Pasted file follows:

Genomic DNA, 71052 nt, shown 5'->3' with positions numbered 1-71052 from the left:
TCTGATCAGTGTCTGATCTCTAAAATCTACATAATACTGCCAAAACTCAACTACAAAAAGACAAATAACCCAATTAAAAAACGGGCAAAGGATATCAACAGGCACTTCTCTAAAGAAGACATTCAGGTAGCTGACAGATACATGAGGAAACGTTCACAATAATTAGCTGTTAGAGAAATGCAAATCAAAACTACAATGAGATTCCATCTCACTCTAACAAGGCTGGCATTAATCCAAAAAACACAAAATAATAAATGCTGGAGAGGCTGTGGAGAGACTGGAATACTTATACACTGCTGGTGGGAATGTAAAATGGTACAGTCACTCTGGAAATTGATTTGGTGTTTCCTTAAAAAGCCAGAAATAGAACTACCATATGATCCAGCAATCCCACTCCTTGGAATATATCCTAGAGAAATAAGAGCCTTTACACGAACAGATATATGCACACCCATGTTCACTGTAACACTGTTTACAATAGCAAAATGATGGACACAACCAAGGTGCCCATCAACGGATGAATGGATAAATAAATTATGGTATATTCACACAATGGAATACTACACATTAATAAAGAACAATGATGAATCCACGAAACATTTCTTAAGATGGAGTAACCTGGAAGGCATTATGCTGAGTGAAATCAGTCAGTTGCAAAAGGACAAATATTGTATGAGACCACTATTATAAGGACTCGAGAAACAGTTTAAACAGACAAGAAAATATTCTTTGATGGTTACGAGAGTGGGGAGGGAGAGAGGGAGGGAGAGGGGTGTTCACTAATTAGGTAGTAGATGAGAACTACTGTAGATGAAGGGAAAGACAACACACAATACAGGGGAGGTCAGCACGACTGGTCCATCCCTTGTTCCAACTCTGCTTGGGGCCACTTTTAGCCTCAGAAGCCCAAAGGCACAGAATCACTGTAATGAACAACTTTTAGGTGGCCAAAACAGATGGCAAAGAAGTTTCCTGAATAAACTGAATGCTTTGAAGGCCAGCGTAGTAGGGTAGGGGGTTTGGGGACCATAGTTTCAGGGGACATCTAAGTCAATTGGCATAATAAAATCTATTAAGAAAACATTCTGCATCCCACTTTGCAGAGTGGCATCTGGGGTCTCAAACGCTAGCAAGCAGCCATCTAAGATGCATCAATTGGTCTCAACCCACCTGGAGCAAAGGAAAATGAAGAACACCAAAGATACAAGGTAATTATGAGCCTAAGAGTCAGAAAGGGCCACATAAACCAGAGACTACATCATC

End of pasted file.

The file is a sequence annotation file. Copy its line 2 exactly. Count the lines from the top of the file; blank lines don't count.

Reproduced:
TCTGATCAGTGTCTGATCTCTAAAATCTACATAATACTGCCAAAACTCAACTACAAAAAGACAAATAACCCAATTAAAAAACGGGCAAAGGATATCAACAGGCACTTCTCTAAAGAAGACATTCAGGTAGCTGACAGATACATGAGGAAACGTTCACAATAATTAGCTGTTAGAGAAATGCAAATCAAAACTACAATGAGATTCCATCTCACTCTAACAAGGCTGGCATTAATCCAAAAAACACAAAATAATAAATGCTGGAGAGGCTGTGGAGAGACTGGAATACTTATACACTGCTGGTGGGAATGTAAAATGGTACAGTCACTCTGGAAATTGATTTGGTGTTTCCTTAAAAAGCCAGAAATAGAACTACCATATGATCCAGCAATCCCACTCCTTGGAATATATCCTAGAGAAATAAGAGCCTTTACACGAACAGATATATGCACACCCATGTTCACTGTAACACTGTTTACAATAGCAAAATGATGGACACAACCAAGGTGCCCATCAACGGATGAATGGATAAATAAATTATGGTATATTCACACAATGGAATACTACACATTAATAAAGAACAATGATGAATCCACGAAACATTTCTTAAGATGGAGTAACCTGGAAGGCATTATGCTGAGTGAAATCAGTCAGTTGCAAAAGGACAAATATTGTATGAGACCACTATTATAAGGACTCGAGAAACAGTTTAAACAGACAAGAAAATATTCTTTGATGGTTACGAGAGTGGGGAGGGAGAGAGGGAGGGAGAGGGGTGTTCACTAATTAGGTAGTAGATGAGAACTACTGTAGATGAAGGGAAAGACAACACACAATACAGGGGAGGTCAGCACGACTGGTCCATCCCTTGTTCCAACTCTGCTTGGGGCCACTTTTAGCCTCAGAAGCCCAAAGGCACAGAATCACTGTAATGAACAACTTTTAGGTGGCCAAAACAGATGGCAAAGAAGTTTCCTGAATAAACTGAATGCTTTGAAGGCCAGCGTAGTAGGGTAGGGGGTTTGGGGACCATAGTTTCAGGGGACATCTAAGTCAATTGGCATAATAAAATCTATTAAGAAAACATTCTGCATCCCACTTTGCAGAGTGGCATCTGGGGTCTCAAACGCTAGCAAGCAGCCATCTAAGATGCATCAATTGGTCTCAACCCACCTGGAGCAAAGGAAAATGAAGAACACCAAAGATACAAGGTAATTATGAGCCTAAGAGTCAGAAAGGGCCACATAAACCAGAGACTACATCATC